"There is no doubt it was a watershed moment", said General (retired) Hameed Gul, ISI chief during and immediately after the Soviet withdrawal and a prominent right leaning voice in national politics ever since. "But perception is stronger than reality and the Americans tried to portray Pakistan's clerical establishment as an extension of al-Qaeda. George Bush's radio address after the operation, claiming it as part of the war on terror, was misleading".

Contrary voices accused of the mullah lobby of employing the same propaganda tactics to justify its repeated breaches of the law, to the point of dismissing state authority altogether and setting up alternate Sharia justice delivery systems. It wasn't until TTP's capturing and beheading of soldiers had become habitual that the military overcame its confusion, even if other, even secular, voices still find it hard to clear the military of all association with the mullahs.

"It is a myth that the Lal Masjid operation increased conflict between the military and jihadis", said Dr Ayesha Siddiqa, author of the controversial book Military Inc. "This was a period when a lot of jihadi groups were becoming more forceful in engaging the state".

Dr Siddiqa needs to see more proof of the ISI really having cut its umbilical chord with proxy militias. High profile hits targeting the army GHQ, ISI offices, etc, while betraying serious differences, could also have been some groups flashing the 'or else card'. Perhaps both sides are just pushing far enough to give the perception of a real fight, despite the ugly reality that approximately 50,000 people have died.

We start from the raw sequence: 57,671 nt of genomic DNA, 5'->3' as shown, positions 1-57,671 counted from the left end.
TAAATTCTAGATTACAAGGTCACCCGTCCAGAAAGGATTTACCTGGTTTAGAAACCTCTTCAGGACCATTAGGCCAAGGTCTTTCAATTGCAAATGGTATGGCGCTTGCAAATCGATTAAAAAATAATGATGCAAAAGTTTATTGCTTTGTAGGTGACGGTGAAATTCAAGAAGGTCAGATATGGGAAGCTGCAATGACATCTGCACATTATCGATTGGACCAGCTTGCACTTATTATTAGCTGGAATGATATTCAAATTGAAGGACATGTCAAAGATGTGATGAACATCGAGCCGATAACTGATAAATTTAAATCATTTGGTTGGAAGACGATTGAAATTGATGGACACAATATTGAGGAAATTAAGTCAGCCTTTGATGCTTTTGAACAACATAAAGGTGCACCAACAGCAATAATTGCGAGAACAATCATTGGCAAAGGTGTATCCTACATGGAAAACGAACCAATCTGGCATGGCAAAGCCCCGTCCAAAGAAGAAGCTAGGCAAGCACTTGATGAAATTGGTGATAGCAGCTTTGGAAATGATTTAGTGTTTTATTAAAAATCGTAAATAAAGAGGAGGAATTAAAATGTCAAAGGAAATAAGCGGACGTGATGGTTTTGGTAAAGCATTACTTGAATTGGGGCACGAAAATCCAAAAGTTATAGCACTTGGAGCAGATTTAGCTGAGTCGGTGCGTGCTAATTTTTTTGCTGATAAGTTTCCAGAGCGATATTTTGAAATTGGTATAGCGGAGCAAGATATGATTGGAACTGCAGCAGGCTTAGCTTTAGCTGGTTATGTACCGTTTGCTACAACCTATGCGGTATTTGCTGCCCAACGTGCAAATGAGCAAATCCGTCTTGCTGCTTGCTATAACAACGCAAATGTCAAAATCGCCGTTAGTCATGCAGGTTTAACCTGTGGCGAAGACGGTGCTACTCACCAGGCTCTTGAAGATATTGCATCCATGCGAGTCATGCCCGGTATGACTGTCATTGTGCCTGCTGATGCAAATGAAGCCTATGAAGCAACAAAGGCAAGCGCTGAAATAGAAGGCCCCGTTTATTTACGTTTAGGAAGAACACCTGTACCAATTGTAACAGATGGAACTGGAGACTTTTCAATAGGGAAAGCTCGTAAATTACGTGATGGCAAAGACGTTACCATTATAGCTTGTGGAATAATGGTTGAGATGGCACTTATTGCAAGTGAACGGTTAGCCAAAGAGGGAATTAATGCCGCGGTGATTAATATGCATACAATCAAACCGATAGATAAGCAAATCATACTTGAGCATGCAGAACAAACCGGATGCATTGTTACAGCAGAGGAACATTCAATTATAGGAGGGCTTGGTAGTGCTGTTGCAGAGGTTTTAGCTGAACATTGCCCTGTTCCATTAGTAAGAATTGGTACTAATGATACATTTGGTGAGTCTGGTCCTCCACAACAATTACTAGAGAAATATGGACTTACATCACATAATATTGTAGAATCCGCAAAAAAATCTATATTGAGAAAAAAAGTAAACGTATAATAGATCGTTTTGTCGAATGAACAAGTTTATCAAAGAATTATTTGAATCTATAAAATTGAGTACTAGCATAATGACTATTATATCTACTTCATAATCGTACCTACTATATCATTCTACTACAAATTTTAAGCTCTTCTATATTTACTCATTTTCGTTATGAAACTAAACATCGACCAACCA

"They (military intelligence) apprehend Pashtun commanders now and then, but you never hear of a Punjabi Taliban commander captured", Dr Siddiqa added.

"It is no secret that they publicly claim outrageous attacks, especially sectarian incidents. And they are not very far from the reach of the law".

From here on
In all the years since the Afghan war became Pakistan's, the military has had to radically reorient its posture, from facing just the old eastern front to facing fronts on its eastern and western borders as well as the internal TTP threat. With the police having proved a failure and the administrative structure not seeming strong enough, especially in the tribal area, the army's troubles are growing bigger by the day.

Now, new TTP chief Maulana Fazlullah's threat of increased urbanization of the insurgency, especially in Punjab, means the Punjabi Taliban have been taken on board for perhaps another round of confrontation with their former masters. In meeting these threats, the military did indeed befriend select groups - the object of constant ridicule in the foreign press - and its counterinsurgency (COIN) successes so far have been more impressive than the Americans' across the border.

Shahab Jafry is a financial and conflict journalist with a special interest in AfPak and Arab Spring insurgencies.

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Pakistan's post-mortem (Jul 12, '07)